How to Remove Duplicates in Google Sheets Without Using Apps ScriptMay 18, 2022
Whether you're a small business owner or a spreadsheet god that uses Excel for data analysis, there's no beating around the bush that Google Sheets has now been a staple for all sorts of people and organizations when it comes to fulfilling their spreadsheet needs. Who can blame them? Auto-saves, collaboration, and the free price tag do come in handy. That being said, many differences exist in how different functions and tools operate between both applications. With the integration of Google Sheets with another app, such as Google Forms, we see more and more raw data being processed with Google Sheets. For example, if you use a Google Sheet to track attendance, you will have duplicate values, whether text or numbers. In this article, we'll talk about a few neat tricks we can use in Google Sheets to highlight duplicates, identify duplicates, and remove duplicates in Google Sheets.
How to Highlight Duplicate Cells in or Within a Single Column Range
Duplicates in Google Sheets: Not as Straightforward as You Think Suppose we maintain a list with names in Google Sheets, and we want to see which duplicate entries there are so we can take note of returning customers. Manually checking for duplicate entries in this list is not only time-consuming but also very prone to errors. As we mentioned earlier, there are many things that Google Sheets does differently from Microsoft Excel. One of these things is readily highlighting duplicates using conditional formatting. In Excel, you can underline duplicates in as easy as three clicks. Highlighting duplicates in Google Sheets requires a couple more steps.
Step-by-Step: How to Highlight Duplicate Entries In a Single Column In Google Sheets
Step 1: Select the data range to highlight duplicate entries or note their column letter. Note: When creating your selection, be mindful of the header row, as its formatting could change depending on if there's a duplicate somewhere in the range. Step 2: Open up the conditional formatting module. In the Menu Bar, select Format, and in the dropdown, select Conditional Formatting to open up the conditional formatting module. Step 3: Create a custom formula. Unlike Excel, Google Sheets doesn't have a preset condition to highlight duplicates, so we must create our own. Select "Custom formula is" in the Format Rules dropdown. Enter this formula: =COUNTIF(A:A,A1)>1 This formula allows you to highlight duplicate cells in a single column. Note that any new entries entered at the bottom will not be included unless you adjust the "Apply to range" field in the Conditional Format Rules Module.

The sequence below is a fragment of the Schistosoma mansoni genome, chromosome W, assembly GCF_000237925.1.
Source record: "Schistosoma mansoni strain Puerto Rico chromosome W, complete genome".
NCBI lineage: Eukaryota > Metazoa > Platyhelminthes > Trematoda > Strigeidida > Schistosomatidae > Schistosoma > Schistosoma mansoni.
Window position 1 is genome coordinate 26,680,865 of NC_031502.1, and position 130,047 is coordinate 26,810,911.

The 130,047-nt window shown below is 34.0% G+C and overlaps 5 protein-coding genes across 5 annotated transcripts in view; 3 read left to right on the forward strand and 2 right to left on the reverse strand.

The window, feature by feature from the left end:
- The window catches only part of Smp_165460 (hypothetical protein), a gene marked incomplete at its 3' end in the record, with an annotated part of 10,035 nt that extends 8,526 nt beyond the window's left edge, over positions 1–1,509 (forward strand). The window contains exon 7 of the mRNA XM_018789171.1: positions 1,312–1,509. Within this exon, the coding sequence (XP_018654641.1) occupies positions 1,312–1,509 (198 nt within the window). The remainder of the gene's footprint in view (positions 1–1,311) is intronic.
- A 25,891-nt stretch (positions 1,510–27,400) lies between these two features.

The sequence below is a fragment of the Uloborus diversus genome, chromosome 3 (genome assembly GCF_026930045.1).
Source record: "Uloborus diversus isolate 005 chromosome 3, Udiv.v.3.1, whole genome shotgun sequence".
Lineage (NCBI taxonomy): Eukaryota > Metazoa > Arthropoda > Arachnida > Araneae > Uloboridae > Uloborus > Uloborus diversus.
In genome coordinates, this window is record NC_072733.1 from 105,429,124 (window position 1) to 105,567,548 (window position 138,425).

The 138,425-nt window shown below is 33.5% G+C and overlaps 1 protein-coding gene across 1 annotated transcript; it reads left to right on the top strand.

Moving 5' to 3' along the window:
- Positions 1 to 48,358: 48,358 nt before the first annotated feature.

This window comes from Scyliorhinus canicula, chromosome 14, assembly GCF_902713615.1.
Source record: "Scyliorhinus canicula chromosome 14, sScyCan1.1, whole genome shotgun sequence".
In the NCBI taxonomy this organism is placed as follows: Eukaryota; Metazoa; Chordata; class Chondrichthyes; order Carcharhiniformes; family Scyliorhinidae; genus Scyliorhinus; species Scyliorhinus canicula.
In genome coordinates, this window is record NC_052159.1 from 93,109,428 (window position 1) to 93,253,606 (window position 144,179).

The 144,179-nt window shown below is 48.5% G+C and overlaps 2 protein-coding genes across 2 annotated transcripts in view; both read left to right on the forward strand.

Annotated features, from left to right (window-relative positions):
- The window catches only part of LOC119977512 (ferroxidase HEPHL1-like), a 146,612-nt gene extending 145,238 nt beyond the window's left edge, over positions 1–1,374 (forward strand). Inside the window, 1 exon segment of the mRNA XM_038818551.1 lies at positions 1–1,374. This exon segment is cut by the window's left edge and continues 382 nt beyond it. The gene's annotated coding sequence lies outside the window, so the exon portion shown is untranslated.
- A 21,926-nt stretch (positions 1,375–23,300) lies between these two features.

How it Works:
This custom formula creates a true/false check. We can see this custom formula in action if we place it beside the column with duplicate records we worked on. We see that it returns a True or a False value. Here, we used the COUNTIF statement to get the number of instances a name appears in the column. When we add the ">1," we tell Google Sheets to return True if the number of cases is more than one and False if not. When we plug this in the conditional formatting module, the custom formula adds Color to the cells involved if there is more than one instance of it or duplicates.
Step-by-Step: Highlighting Duplicate Data Across Multiple Columns
If you want to highlight duplicate data in a data range that spans multiple columns, you can use the steps above with just some variations to the custom formula. Suppose we have two columns now that we want to check for duplicate data. Step 1: Select the columns we want to apply the conditional formatting. Step 2: Open the Conditional Format Rule Module. As we did earlier, in the Menu Bar, select Format, and in the dropdown, select Conditional Formatting to open up the conditional formatting module. Step 3: Create your custom formula. In the Format Rules portion, select again "Custom formula is." Enter this formula =COUNTIF(A:B,A1)>1 Your selected columns now have the duplicate values highlighted! Without having the preset, it just takes a bit longer to highlight duplicates in Google Sheets, but with a little Excel know-how, you will also master Google Sheets like the back of your hand. In the next section, let's discuss how to delete duplicates or remove duplicate rows.
Using the Filter Tool